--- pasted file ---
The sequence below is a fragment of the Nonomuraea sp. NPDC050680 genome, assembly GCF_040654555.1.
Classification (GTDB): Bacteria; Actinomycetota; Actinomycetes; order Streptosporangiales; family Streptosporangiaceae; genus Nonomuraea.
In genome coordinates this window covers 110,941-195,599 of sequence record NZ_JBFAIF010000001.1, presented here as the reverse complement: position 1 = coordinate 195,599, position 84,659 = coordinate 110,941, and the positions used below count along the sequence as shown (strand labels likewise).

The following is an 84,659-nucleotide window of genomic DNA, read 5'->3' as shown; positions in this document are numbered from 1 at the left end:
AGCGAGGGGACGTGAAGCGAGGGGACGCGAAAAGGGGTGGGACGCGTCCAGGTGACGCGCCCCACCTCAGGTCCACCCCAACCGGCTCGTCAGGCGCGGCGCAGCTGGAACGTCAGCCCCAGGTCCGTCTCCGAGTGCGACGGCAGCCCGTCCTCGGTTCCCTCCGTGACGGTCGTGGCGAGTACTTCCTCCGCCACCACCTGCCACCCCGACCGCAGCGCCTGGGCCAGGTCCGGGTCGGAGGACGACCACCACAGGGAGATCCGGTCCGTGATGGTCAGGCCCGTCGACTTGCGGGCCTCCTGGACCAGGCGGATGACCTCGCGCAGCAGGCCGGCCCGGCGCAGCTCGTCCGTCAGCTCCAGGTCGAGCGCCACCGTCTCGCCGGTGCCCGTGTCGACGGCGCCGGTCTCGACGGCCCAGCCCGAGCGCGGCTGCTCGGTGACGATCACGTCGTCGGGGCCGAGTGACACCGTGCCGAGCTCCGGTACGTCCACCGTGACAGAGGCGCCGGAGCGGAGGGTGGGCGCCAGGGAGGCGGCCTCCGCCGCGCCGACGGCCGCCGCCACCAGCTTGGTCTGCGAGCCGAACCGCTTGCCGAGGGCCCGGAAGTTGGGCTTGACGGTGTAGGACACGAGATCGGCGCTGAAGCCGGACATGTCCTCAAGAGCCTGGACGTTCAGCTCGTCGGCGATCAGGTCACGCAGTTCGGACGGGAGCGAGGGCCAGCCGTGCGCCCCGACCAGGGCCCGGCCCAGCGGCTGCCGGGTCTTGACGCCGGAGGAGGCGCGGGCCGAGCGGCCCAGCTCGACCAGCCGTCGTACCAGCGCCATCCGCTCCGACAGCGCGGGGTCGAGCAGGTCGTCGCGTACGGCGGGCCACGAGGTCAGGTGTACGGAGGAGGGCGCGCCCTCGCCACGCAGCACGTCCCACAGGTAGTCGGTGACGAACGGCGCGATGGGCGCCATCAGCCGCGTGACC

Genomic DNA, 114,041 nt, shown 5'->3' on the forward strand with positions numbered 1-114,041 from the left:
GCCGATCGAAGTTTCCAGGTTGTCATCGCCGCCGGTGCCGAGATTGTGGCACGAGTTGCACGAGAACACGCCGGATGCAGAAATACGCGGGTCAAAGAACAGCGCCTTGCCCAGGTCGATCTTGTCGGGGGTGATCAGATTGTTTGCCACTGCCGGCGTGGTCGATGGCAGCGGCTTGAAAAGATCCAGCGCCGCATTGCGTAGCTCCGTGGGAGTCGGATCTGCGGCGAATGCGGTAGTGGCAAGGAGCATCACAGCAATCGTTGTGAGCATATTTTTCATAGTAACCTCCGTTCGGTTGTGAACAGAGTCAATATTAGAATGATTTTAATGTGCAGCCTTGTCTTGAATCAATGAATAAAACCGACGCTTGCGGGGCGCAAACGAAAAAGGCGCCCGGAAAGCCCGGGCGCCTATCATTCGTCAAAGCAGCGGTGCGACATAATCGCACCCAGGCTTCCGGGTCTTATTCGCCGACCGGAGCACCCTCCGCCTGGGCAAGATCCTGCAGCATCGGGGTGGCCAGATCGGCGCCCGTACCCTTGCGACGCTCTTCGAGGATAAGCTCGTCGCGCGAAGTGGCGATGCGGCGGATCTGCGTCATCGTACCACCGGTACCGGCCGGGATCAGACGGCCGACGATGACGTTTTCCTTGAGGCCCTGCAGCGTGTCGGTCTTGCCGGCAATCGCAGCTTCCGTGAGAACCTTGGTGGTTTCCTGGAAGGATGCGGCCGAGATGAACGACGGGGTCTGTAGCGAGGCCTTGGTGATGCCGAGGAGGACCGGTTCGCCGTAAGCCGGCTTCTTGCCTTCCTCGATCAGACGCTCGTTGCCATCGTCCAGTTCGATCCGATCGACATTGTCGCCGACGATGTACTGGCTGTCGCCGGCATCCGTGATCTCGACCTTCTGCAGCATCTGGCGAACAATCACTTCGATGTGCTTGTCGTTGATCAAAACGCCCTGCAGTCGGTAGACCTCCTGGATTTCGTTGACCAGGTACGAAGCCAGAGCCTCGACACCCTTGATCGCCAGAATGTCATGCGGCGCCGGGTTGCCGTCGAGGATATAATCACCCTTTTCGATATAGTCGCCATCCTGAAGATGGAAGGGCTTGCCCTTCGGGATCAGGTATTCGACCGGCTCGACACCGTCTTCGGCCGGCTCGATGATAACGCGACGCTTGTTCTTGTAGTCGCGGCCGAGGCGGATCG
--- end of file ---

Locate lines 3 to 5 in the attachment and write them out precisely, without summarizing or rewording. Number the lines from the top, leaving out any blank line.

In genome coordinates this window covers 110,941-195,599 of sequence record NZ_JBFAIF010000001.1, presented here as the reverse complement: position 1 = coordinate 195,599, position 84,659 = coordinate 110,941, and the positions used below count along the sequence as shown (strand labels likewise).

The following is an 84,659-nucleotide window of genomic DNA, read 5'->3' as shown; positions in this document are numbered from 1 at the left end:
AGCGAGGGGACGTGAAGCGAGGGGACGCGAAAAGGGGTGGGACGCGTCCAGGTGACGCGCCCCACCTCAGGTCCACCCCAACCGGCTCGTCAGGCGCGGCGCAGCTGGAACGTCAGCCCCAGGTCCGTCTCCGAGTGCGACGGCAGCCCGTCCTCGGTTCCCTCCGTGACGGTCGTGGCGAGTACTTCCTCCGCCACCACCTGCCACCCCGACCGCAGCGCCTGGGCCAGGTCCGGGTCGGAGGACGACCACCACAGGGAGATCCGGTCCGTGATGGTCAGGCCCGTCGACTTGCGGGCCTCCTGGACCAGGCGGATGACCTCGCGCAGCAGGCCGGCCCGGCGCAGCTCGTCCGTCAGCTCCAGGTCGAGCGCCACCGTCTCGCCGGTGCCCGTGTCGACGGCGCCGGTCTCGACGGCCCAGCCCGAGCGCGGCTGCTCGGTGACGATCACGTCGTCGGGGCCGAGTGACACCGTGCCGAGCTCCGGTACGTCCACCGTGACAGAGGCGCCGGAGCGGAGGGTGGGCGCCAGGGAGGCGGCCTCCGCCGCGCCGACGGCCGCCGCCACCAGCTTGGTCTGCGAGCCGAACCGCTTGCCGAGGGCCCGGAAGTTGGGCTTGACGGTGTAGGACACGAGATCGGCGCTGAAGCCGGACATGTCCTCAAGAGCCTGGACGTTCAGCTCGTCGGCGATCAGGTCACGCAGTTCGGACGGGAGCGAGGGCCAGCCGTGCGCCCCGACCAGGGCCCGGCCCAGCGGCTGCCGGGTCTTGACGCCGGAGGAGGCGCGGGCCGAGCGGCCCAGCTCGACCAGCCGTCGTACCAGCGCCATCCGCTCCGACAGCGCGGGGTCGAGCAGGTCGTCGCGTACGGCGGGCCACGAGGTCAGGTGTACGGAGGAGGGCGCGCCCTCGCCACGCAGCACGTCCCACAGGTAGTCGGTGACGAACGGCGCGATGGGCGCCATCAGCCGCGTGACC